Mat Nicholl s
Bring Me The Horizon’s selftaught sticksman on his journey to playing arenas
When Rhythm sits down with Bring Me The Horizon drummer Mat Nicholls, the modern rock behemoth is awaking after a slumber away from the spotlight.
After wrapping up work promoting their 2015 mega smash That’sTheSpirit album, the band took eight months off to engage in a much-needed recharge of the batteries. But, behind-the-scenes, at the turn of 2018, work was already underway on new material for their sixth album, amo.
Given that That’sTheSpirit matched the froth-mouthed critical acclaim of earlier work, such as the superb Sempiternal while also scoring major commercial success all over the world, the new material has plenty to live up to.
Some bands might crack under such pressure, but after spending an hour chatting with the uber laid-back Nicholls, we don’t think Sheffield’s finest are about to lose any sleep over what
“We want to be as accessible as possible and be a band that everyone likes. We’re not scared of being a mainstream band”
could be the record that firmly cements them as arena fillers and festival headliners. It’s a success story that belies the band, and Nicholls’, humble beginnings. A self-taught drummer who found himself behind the kit for the band that would become perhaps the brightest young hope for 21st Century rock and metal, Nicholls admits that his early days as a pro drummer were characterised by playing with speed rather than groove.
De but album ,2006’ s Count Your Blessings, displays as much. It’s a real rocket of a record propelled at break-neck speed by Nicholls’ rapid-fire kick and snare work. Fast-forward nine years, to That’s The Spirit, and a very different animal had emerged, with big rock grooves packed with feel now more the order of the day. It’s an evolution that has brought the band consistent praise for their live and studio work, and now they stand on the cusp of joining the very top table of rock and metal royalty.
Their flourishing reputation and sky-rocketing commercial performance is reflected in our surroundings for today’s interview. We arrive in Sheffield at the HQ of Drop Dead, the fashion line owned by the band’s singer Oli Sykes, to find that the building also houses a staggering amount of gear, a rehearsal space and a makeshift studio. Oh, and next door is the newly-opened bar-arcade (also owned by Sykes), Church, dubbed ‘Temple of Fun’ and where we sit for our chat with the softlyspoken drummer.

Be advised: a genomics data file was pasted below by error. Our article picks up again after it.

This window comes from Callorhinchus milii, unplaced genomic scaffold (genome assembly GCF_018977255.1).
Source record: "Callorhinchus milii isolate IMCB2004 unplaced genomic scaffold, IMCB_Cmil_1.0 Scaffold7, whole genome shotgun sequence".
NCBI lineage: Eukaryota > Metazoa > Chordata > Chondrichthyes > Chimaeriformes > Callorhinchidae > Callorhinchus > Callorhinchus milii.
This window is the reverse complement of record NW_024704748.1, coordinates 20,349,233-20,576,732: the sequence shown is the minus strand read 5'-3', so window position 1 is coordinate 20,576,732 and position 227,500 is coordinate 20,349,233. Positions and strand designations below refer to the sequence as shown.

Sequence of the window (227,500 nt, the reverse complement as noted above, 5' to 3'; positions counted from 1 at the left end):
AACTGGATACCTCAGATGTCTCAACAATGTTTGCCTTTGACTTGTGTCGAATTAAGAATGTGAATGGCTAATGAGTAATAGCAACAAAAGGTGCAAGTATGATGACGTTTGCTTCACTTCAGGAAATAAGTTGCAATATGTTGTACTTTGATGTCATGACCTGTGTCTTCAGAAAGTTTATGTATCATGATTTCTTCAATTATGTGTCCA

There’s also the little matter of the brand new Tama Star classic kit that Mat has just taken delivery of. So, no prizes for guessing where we start our chat…
You’ve just joined the Tama roster, but you’ve had a long association with the company already, haven’t you?
“I bought a Tama kit in maybe 2007 from my local drum shop in Rotherham. I just needed a good kit to record on. All I had before that was an old Pearl Export that was good for touring but it didn’t sound the best. The band had a bit of money, not much, and we thought we’d buy a sick drum kit to record on. We bought a maple Star classic kit and have recorded every album on it since apart from the one we have just finished because we didn’t fly it out to the studio. It’s the kit that I have at home. I love it.”
What is it about that kit that works so well in the studio?
“It just sounds so good. It sounds beter than anything else we had ever used before. It’s my ‘nice’ kit – it’s kept in its cases and only comes out for recording, so it’s pristine. I played SJC Drums from 2008 and they were great for touring kits. They make kits that visually look amazing. But for recording I always used Tama.”
Is there something about Tama kits that record particularly well?
“They just sound better than anything else! I
played a bunch of kits when I went to pick my old Star classic kit and when you find the right kit you just know. It was like when I went to [Tama distributor] Headstock to pick my new kit and they were maybe swaying me towards walnut rather than bubinga because bubinga is an endangered wood so they’re not making them. But as soon as I sat behind the kit and hit the kick drum I said, ‘Im’ having this.’ You just know when you get behind a kit that feels and sounds right for you.”